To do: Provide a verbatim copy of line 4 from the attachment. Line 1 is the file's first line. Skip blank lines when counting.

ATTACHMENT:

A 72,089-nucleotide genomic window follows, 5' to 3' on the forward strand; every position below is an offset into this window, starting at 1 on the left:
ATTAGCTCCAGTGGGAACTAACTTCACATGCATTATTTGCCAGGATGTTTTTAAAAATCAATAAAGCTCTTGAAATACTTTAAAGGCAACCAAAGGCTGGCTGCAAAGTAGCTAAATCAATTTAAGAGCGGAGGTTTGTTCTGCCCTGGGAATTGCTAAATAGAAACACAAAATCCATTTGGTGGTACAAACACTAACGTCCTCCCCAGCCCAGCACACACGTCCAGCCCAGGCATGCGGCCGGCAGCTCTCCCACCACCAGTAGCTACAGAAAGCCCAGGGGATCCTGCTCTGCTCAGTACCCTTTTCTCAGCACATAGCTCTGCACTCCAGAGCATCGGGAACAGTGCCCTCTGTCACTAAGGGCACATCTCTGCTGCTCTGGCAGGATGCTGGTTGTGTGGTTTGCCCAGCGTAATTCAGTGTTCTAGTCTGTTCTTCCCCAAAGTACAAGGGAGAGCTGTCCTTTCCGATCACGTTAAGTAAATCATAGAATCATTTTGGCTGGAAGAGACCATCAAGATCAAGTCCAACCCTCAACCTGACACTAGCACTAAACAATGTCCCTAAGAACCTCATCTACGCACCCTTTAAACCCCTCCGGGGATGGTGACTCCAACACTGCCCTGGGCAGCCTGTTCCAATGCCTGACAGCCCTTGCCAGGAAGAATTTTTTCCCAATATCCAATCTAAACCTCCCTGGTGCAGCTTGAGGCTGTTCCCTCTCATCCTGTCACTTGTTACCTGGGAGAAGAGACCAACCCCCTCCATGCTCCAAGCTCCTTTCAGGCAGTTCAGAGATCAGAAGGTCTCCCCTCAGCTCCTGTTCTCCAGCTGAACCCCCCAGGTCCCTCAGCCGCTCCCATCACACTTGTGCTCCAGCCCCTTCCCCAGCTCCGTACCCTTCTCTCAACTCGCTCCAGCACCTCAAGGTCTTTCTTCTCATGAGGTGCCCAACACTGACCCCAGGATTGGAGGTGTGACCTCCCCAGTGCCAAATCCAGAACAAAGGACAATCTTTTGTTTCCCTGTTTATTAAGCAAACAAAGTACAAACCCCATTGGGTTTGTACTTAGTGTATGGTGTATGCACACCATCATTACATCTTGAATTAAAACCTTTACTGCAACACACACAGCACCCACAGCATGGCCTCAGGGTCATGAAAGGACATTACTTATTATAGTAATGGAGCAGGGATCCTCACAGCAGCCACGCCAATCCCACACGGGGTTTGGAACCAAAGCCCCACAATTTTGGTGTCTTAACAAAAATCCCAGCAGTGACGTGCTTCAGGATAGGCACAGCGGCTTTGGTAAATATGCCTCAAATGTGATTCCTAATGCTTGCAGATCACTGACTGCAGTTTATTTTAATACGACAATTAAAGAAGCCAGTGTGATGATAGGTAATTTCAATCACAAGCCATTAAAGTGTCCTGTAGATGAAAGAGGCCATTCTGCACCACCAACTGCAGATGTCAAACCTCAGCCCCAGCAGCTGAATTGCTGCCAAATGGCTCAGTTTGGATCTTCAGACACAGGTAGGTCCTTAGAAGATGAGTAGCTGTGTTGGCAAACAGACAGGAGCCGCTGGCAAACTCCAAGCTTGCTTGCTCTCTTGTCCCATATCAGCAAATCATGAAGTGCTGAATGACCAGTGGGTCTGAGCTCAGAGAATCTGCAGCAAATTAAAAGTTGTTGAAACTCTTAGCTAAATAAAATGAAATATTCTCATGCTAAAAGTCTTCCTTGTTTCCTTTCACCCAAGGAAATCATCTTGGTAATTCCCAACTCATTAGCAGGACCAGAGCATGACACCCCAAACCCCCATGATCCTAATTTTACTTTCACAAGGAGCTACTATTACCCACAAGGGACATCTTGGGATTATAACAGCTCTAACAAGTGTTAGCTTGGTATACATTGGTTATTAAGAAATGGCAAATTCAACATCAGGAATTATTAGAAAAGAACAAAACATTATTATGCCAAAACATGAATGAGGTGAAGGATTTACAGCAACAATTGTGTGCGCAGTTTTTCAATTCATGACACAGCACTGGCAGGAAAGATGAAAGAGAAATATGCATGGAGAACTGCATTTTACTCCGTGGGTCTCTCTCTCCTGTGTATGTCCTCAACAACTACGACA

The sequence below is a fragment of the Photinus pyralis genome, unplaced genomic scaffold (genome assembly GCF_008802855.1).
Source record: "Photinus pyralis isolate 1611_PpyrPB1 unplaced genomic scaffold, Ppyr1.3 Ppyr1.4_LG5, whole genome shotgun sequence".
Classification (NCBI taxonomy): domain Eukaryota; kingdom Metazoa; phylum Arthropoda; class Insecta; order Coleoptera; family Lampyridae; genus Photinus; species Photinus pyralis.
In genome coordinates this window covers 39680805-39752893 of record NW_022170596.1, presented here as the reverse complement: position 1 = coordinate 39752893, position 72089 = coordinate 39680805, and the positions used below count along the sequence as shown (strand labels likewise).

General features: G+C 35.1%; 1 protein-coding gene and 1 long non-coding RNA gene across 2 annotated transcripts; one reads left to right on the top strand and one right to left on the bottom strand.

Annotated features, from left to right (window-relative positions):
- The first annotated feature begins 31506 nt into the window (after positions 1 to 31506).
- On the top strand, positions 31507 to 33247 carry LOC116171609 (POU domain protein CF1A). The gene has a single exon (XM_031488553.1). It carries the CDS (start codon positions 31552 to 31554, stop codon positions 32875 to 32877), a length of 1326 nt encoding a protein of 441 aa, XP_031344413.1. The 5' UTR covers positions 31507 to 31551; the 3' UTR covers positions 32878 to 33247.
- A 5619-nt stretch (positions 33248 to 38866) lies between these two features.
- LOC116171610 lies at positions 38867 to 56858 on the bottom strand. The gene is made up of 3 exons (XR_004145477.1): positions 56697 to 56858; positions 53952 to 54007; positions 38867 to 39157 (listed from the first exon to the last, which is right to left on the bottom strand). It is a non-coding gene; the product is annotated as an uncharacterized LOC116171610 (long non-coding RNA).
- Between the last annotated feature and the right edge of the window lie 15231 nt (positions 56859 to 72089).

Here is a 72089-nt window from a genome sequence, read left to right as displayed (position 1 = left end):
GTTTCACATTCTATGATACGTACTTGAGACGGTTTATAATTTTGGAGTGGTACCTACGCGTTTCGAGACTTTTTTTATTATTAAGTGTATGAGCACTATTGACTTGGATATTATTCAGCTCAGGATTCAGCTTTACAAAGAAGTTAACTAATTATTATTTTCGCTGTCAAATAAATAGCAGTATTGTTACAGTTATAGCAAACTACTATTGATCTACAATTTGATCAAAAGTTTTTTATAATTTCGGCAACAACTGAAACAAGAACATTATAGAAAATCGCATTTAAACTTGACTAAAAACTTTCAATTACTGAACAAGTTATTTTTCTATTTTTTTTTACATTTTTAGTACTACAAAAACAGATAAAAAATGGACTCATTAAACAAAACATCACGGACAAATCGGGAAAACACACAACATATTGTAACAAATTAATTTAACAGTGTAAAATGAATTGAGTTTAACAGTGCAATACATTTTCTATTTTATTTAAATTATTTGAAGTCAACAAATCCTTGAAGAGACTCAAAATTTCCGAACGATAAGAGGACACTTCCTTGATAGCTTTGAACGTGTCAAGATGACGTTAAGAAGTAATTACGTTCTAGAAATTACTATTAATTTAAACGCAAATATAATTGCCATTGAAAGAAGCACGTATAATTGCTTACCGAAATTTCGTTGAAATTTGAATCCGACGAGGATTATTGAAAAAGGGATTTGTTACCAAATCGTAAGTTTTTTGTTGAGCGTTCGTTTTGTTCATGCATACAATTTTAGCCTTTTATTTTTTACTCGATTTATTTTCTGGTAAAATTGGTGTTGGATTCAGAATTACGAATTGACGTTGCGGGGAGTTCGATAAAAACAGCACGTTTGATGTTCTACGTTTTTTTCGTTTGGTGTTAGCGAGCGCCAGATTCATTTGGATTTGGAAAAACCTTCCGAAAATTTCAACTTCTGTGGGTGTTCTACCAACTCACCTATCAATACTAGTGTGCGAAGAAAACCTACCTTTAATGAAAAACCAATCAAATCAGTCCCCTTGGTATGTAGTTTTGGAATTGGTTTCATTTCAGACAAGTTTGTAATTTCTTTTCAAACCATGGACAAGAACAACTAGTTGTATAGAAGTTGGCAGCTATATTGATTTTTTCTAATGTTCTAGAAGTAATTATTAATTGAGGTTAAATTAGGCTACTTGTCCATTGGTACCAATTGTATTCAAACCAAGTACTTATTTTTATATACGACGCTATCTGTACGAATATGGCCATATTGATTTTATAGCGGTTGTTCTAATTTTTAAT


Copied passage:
Source record: "Photinus pyralis isolate 1611_PpyrPB1 unplaced genomic scaffold, Ppyr1.3 Ppyr1.4_LG5, whole genome shotgun sequence".